THE SONIC BOOMER
Today is Black Friday, the day when shoppers nationwide send a firm message to Wall Street concerning what they do and do not like about their companies’ various approaches to retailing. And, as opposed to sitting in boring meetings with charts and graphs (and one guy in the corner who is pretending to pay attention but is really playing Candy Crush), these shoppers send their firm messages via cold, hard cash.
If Talking Barbie says, “Math is hard” and millions of women disagree, Wall Street knows that by Saturday. If the comments of Phil from Duck Dynasty offended to the point of no one buying their 100 (new) items, the people have spoken. And if U.S. electronics giants thought everyone would immediately upgrade to the latest, greatest tablet this year, they will probably find out they were wrong. Speaking for myself, my old stone tablets work just fine.
But the power of the purchaser is just one reason I love Black Friday.
I also love the melee. Politically incorrect comic strips from as early as 1940 show two women shoppers in a tug-o-war over one girdle out of a stack. Like we would buy anyone a girdle as a gift — but we would definitely use ninja skills to get our paws on a drastically reduced alpaca cardigan in black. Especially in our size.
Which brings me to my next point: even though we shoppers are out there buying gifts, we aren’t above keeping an eye out for anything we personally can use. In fact, I’ll bet at least half the stuff that comes home is stuff for ourselves. In my case, I wrap the stuff up and gift it to myself on Christmas morning, labeling it as a gift from one of the kids. Then I ooh and ahh over it and thank them profusely while they exchange confused looks.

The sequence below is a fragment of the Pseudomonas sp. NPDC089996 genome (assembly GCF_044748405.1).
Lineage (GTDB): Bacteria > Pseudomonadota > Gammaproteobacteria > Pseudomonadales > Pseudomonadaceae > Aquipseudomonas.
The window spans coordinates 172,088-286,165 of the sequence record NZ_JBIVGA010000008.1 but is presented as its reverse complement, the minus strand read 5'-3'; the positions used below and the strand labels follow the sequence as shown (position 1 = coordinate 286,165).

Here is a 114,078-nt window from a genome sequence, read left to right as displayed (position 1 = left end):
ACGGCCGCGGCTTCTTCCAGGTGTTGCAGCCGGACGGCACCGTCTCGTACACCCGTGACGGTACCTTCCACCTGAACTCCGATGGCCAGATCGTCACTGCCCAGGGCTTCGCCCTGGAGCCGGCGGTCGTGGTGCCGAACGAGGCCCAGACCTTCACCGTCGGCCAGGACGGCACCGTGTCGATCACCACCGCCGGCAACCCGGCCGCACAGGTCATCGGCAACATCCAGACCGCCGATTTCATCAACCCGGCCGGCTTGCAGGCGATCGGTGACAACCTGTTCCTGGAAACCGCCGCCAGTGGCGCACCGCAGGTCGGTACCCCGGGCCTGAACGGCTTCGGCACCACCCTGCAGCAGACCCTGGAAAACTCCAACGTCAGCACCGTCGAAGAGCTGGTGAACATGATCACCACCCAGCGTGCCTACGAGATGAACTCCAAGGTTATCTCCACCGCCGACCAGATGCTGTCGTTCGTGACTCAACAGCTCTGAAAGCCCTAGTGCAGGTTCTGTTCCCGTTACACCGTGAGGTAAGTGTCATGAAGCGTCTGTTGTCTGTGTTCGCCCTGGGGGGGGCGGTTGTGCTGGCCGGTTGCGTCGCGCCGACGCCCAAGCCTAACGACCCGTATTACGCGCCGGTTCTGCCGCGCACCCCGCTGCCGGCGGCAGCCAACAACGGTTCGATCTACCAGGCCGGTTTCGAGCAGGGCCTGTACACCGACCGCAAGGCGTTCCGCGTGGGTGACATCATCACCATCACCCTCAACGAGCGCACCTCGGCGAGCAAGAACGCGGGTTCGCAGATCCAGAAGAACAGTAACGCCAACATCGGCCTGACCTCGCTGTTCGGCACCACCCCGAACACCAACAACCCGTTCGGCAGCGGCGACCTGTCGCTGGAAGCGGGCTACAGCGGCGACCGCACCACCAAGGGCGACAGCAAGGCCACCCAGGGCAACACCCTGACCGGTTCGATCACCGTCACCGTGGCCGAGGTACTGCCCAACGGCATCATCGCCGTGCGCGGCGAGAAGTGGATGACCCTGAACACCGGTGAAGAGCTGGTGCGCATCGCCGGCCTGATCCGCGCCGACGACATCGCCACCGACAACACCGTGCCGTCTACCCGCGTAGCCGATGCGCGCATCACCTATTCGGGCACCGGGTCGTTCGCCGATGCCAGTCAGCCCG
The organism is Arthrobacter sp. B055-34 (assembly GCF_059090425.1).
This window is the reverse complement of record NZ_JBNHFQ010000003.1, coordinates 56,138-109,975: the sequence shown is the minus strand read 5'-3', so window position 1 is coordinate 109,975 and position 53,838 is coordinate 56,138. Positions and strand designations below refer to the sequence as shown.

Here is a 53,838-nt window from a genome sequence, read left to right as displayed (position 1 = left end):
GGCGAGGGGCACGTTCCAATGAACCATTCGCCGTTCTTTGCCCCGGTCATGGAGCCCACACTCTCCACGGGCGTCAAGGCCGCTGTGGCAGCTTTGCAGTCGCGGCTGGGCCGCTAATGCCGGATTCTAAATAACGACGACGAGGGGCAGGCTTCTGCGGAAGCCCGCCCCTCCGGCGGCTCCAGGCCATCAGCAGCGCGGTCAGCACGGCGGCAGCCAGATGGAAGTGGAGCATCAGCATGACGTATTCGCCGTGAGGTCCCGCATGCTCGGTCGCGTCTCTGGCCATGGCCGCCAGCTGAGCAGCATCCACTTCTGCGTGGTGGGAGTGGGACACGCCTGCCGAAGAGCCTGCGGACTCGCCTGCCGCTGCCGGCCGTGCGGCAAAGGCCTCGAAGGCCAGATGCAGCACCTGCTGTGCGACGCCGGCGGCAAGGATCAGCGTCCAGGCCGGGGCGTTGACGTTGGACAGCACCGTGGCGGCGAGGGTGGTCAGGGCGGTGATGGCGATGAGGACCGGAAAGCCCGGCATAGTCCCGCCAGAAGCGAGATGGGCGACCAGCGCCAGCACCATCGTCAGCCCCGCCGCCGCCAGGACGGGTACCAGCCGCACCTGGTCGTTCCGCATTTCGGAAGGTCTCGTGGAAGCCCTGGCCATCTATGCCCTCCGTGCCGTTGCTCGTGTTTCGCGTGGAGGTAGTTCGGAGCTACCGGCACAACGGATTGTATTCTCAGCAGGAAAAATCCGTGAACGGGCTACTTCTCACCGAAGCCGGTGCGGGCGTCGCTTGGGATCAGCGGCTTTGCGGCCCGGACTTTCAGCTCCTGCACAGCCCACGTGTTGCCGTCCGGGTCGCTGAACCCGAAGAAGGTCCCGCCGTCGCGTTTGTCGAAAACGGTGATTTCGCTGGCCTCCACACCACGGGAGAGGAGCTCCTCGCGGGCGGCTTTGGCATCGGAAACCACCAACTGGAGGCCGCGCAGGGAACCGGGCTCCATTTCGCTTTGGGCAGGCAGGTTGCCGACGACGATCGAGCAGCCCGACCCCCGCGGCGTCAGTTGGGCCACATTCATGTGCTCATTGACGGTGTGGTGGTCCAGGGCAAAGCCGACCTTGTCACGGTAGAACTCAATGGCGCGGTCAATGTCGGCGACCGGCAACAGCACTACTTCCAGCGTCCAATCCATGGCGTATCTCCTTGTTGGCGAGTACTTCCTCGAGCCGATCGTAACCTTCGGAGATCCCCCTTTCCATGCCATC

“Did you buy that for yourself?” my daughter demanded one year.
“Look how beautifully it fits!” I exclaimed. “Thank you, Jen!”
“Mom, I did not buy you that sweater, and you know darn well I didn’t.”
“Thank you, Charlie!”
“You’re welcome, mom.” (Jen shot him a look, then rolled her eyes as I went over and gave him a great big hug.) “I knew you’d love it.”
I didn’t care. I held onto that sweater for the next 10 years. It was a classic style; it went with everything I owned and it had been 75 percent off. Score!
The third thing I like about Black Friday is that by the end of the day, you’ve cut your holiday shopping list at least in half. Now you’re faced with the enormous job of wrapping everything up (twice if it has to be mailed) and delivering it to the proper recipient.
Of course, that problem has been solved by the ever-increasing popularity of Cyber Monday, which takes place a few days later. Everyone goes to their jobs but spends the day shopping for online discounts, mostly through companies that offer free shipping. Those of us who don’t go to work envy them that day — their bosses are paying for the time they’re spending shopping. It’s multi-tasking at its best (or worst). If you are expecting to conduct actual business with any of these people, I suggest you wait until Tuesday.
No matter. All is forgiven when we start receiving parcels from them on our doorsteps.
So there you have it… all the reasons Black Friday will never go away. At least, not if I have my way.